DSGN’s reuse of a midcentury engineer’s office glories in the building’s rigid structural grid and flexible interior space. A slight alteration opened the interior to the site, which includes a vegetable garden.
The midcentury, characteristically systematic architecture of 115 West Greenbriar is a direct reflection of original client Darwin Renner. A prolific Dallas engineer, Renner developed the first Magnetic Anomaly Detector, a tool used to save countless vessels from being sunk by German U-Boats at the height of World War II. In the 1960s, Renner would found his own company, Geotronics. The office, a testament to precision and engineering, served as Geotronic’s home until circa 2004. The space sat vacant for ten years before DSGN purchased the space in 2014.
Dallas architects Prinz and Brooks designed 115 West Greenbriar on a 16-ft organizational grid. Attending to proportion — down to the details of the thinly articulated storefront and rigid structural system — created an open framework in which to fit a flexible program. The building’s full basement, a feature rarely seen in Dallas, was rumored to have been Renner’s own personal bomb shelter. An exterior CMU screen buffered the office space visually from its surrounding Kessler Park neighbors.
DSGN’s renovation marked a return to the structure’s roots. The interior was gutted, leaving only the shell. DSGN allowed the original grid to organize the spatial layout, allocating half the building to studio functions and reserving the other for entry, conference room, and support spaces. Color, fixtures, and industrial furnishings pay further respects to the existing exterior shell and subtly cue the company’s brand identity. Removing the (dated) CMU screen highlighted refreshing views of the West Kessler neighborhood and the office garden, a change the staff celebrated by opening the doors to let in a cool cross-breeze.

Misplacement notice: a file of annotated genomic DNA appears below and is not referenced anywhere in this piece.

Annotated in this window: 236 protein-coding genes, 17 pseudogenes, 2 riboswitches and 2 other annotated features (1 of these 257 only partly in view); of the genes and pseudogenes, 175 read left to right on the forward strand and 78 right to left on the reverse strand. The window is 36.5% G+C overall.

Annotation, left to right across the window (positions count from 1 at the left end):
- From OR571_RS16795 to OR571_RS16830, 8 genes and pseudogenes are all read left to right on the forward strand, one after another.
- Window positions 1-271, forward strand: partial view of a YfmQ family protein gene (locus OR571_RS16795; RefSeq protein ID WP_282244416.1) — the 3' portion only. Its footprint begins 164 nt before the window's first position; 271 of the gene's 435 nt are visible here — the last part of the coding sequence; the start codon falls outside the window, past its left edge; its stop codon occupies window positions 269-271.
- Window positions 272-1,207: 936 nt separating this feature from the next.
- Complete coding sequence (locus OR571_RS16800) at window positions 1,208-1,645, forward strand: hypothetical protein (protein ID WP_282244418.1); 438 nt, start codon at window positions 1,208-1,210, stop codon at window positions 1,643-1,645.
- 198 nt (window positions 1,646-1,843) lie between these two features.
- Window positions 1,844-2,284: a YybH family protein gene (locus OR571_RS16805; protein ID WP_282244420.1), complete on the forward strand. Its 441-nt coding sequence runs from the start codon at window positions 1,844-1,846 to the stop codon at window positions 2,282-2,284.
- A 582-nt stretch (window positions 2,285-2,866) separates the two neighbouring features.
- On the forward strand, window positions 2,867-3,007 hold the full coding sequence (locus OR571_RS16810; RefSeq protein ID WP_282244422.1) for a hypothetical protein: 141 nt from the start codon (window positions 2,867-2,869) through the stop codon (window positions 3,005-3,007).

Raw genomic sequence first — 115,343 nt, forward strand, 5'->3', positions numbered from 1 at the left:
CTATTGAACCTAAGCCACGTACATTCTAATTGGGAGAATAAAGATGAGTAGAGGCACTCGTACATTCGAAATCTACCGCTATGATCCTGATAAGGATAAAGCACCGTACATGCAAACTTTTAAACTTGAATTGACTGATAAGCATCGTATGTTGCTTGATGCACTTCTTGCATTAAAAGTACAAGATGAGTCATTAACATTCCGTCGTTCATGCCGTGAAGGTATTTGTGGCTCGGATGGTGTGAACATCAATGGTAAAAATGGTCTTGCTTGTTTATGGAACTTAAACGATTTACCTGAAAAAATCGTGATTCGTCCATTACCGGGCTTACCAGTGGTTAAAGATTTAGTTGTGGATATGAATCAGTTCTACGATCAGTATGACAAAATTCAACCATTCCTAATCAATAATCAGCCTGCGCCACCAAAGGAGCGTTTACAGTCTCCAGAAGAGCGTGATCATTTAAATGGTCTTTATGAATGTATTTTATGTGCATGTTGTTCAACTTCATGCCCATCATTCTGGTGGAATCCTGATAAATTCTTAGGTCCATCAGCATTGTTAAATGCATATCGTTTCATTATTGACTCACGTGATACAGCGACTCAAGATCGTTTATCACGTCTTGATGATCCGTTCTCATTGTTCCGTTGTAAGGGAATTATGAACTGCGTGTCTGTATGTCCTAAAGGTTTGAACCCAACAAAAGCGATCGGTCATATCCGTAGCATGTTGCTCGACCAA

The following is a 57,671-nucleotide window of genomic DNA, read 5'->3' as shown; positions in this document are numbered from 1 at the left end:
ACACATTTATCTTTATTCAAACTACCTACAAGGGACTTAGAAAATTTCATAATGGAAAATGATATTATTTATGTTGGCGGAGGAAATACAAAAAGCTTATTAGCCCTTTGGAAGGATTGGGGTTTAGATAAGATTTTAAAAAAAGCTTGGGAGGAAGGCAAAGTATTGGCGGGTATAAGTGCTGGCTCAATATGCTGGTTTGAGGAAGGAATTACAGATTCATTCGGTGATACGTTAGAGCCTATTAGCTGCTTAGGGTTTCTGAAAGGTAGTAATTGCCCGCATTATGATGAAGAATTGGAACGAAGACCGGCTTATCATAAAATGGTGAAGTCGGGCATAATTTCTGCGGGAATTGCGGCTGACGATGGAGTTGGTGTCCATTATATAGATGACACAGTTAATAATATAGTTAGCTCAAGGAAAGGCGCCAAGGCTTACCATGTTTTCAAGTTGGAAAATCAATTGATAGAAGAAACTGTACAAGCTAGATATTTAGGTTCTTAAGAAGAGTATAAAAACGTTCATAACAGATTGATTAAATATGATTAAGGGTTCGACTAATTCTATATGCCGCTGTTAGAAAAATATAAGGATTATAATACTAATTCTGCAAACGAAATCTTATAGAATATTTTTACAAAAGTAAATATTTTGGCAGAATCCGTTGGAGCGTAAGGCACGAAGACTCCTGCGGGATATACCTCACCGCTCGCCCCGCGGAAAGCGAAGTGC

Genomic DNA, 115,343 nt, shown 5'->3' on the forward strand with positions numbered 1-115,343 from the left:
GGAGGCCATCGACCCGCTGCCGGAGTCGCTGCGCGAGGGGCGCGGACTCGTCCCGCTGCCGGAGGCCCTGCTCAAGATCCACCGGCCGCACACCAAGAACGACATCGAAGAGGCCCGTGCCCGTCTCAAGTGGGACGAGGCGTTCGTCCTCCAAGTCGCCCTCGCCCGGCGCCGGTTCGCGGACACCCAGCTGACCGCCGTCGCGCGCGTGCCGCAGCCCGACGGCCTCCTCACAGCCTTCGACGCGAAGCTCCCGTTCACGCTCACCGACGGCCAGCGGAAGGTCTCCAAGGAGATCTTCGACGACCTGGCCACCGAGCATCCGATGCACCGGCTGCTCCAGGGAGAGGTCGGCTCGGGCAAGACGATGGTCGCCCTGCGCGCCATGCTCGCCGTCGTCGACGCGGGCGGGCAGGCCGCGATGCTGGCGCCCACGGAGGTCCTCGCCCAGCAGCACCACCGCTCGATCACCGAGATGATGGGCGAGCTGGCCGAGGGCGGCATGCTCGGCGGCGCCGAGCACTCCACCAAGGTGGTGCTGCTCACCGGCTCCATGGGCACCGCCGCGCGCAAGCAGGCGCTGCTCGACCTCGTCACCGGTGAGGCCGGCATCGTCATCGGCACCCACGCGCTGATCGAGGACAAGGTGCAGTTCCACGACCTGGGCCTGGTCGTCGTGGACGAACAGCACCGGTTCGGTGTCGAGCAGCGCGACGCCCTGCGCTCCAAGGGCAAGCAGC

“The primary reason for maintaining the integrity of the shell was rooted in our preservation ethic, which includes the reuse and recycling of whatever one can of the original building,” says Robert Meckfessel, FAIA. “We also believe that preservation is viewed far too often as something limited to elaborate ‘jewel box’ buildings (think Old Red, Swiss Avenue, the Magnolia Building, etc.), but there is another layer in the urban fabric of overlooked buildings that were more humble when they were built, and don’t necessarily catch the attention of a casual passerby. However, these buildings have real value in their own right, as the matrix that glues our city together in the spaces between the jewel boxes.”
DSGN’s renovation is a coming-together of architecture and preservation that successfully unlocks an existing structure’s unrealized potential: The office environment becomes the connective tissue between studio and neighborhood, blurring workspace and site in a new way. It’s a trait the studio is extremely proud of. The cucumbers, picked by Meckfessel from the office garden, are a testament to that.
Michael Friebele, Assoc. AIA, is a project designer at Perkins+Will Dallas.